Hacker Claims to be Selling Leaked Data of a Billion Chinese Citizens

An anonymous hacker has claimed to have obtained the personal information of a billion Chinese citizens, allegedly stolen from the Shanghai police, in what could be the biggest data breach in history if true.

Hacker GreeceAnonymous hacker “ChinaDan” claims to have breached the Shanghai police’s database, compromising a billion residents’ personal data. (Photo: Darwin Laganzon, Pixabay, License)The person or the group claiming the attack, self-identified as “ChinaDan,” listed the 23 terabytes of data on sale for 10 bitcoin (approximately US$197,000) on the underground cybercrime forum Breach Forum on Thursday, which was taken down on Sunday by forum administrators.

Asiamarkets.com, however, kept a screenshot of the post.

"In 2022, the Shanghai National Police (SHGA) database was leaked. This database contains many TB of data and information on Billions of Chinese citizens," the post said.

The records on sale on the dark web contains the names, addresses, birthplaces, national IDs, phone numbers, and police records of residents, according to the post.

ChinaDan provided a sample database of 750,000 records to show interested buyers that the information for sale was legitimate.

Binance CEO Zhao Changpeng tweeted on Sunday that his company's threat intelligence experts detected the hacker’s claims, saying that the leak was likely caused by a bug in the ElasticSearch database, a search engine, that a Chinese government agency used.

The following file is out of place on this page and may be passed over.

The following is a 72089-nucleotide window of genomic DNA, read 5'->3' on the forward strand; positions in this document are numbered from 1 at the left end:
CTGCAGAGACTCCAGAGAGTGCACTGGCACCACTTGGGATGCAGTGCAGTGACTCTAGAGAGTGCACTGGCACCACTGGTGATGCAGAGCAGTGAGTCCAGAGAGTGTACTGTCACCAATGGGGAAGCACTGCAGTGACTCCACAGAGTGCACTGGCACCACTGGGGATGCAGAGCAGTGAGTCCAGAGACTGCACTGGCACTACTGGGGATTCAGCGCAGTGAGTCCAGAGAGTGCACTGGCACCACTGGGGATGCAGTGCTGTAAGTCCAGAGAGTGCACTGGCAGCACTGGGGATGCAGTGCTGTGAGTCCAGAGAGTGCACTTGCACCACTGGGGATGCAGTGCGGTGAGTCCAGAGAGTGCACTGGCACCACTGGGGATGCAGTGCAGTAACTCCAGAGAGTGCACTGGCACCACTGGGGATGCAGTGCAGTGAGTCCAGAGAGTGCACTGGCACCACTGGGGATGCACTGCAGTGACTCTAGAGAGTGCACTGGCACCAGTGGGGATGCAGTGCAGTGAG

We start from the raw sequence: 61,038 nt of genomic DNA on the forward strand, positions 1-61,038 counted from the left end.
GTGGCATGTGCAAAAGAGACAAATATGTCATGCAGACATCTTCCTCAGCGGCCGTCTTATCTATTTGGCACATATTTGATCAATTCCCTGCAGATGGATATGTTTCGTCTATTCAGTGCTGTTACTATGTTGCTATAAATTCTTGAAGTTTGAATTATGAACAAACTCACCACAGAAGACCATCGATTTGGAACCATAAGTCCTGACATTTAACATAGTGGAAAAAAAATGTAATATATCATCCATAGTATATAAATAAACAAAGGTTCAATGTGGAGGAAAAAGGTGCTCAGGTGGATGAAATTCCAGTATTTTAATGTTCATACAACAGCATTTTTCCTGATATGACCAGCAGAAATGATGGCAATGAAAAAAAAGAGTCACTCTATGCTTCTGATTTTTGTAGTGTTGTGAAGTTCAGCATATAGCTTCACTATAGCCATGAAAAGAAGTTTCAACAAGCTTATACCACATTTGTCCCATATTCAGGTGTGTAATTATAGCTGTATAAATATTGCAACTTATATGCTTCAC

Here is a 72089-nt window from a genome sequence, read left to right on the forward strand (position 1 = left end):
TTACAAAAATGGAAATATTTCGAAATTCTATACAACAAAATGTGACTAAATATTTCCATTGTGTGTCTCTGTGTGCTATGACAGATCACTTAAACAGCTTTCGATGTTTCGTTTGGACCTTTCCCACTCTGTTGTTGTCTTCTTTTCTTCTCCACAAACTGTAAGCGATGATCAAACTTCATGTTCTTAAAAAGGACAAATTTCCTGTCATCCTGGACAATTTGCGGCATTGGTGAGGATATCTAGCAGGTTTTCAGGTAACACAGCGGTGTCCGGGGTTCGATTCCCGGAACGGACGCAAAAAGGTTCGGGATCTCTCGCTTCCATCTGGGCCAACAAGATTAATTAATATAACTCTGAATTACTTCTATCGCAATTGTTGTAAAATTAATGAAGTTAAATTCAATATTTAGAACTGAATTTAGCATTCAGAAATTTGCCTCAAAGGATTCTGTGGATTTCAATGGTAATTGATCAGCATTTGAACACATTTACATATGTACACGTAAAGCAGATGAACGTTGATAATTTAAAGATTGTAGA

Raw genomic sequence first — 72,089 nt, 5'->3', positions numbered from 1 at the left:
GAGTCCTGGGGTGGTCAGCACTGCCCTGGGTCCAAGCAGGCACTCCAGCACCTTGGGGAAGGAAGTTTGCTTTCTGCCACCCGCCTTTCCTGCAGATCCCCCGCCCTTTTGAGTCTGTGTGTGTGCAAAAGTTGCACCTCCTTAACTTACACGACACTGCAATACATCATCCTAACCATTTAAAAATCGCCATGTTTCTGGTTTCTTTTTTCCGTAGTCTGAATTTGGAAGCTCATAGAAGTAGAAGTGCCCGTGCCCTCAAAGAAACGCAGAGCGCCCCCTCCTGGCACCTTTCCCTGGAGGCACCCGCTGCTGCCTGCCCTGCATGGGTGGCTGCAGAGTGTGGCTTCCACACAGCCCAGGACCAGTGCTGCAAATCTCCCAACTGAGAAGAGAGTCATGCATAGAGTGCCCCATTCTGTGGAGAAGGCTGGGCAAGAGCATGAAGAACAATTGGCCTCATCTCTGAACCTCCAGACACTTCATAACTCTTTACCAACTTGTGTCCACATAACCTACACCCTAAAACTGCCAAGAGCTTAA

The hacker claimed that the data was extorted from Aliyun, a cloud computing system and subsidiary of Alibaba Group, which they said hosts the Shanghai police database.

Although the leak’s scope and accuracy remains unconfirmed, Wall Street Journal reached out to several of the citizens whose data was leaked, some of whom verified that the information was, in fact, correct.

Data leaks have been spreading more and more in recent years, with over 22 billion records exposed in the past year, according to a cybersecurity report.

In 2021, Beijing passed the Personal Information Protection Law in response to growing public discontent with the increased data breaches. Recent leaks include the Xinjiang Police Files in 2022, which are records hacked from the Chinese police proving human rights abuses against ethnic Uyghurs according to rights groups; and the 2020 alleged hack into the Twitter-like service Weibo Corp., compromising account information of over 500 million users.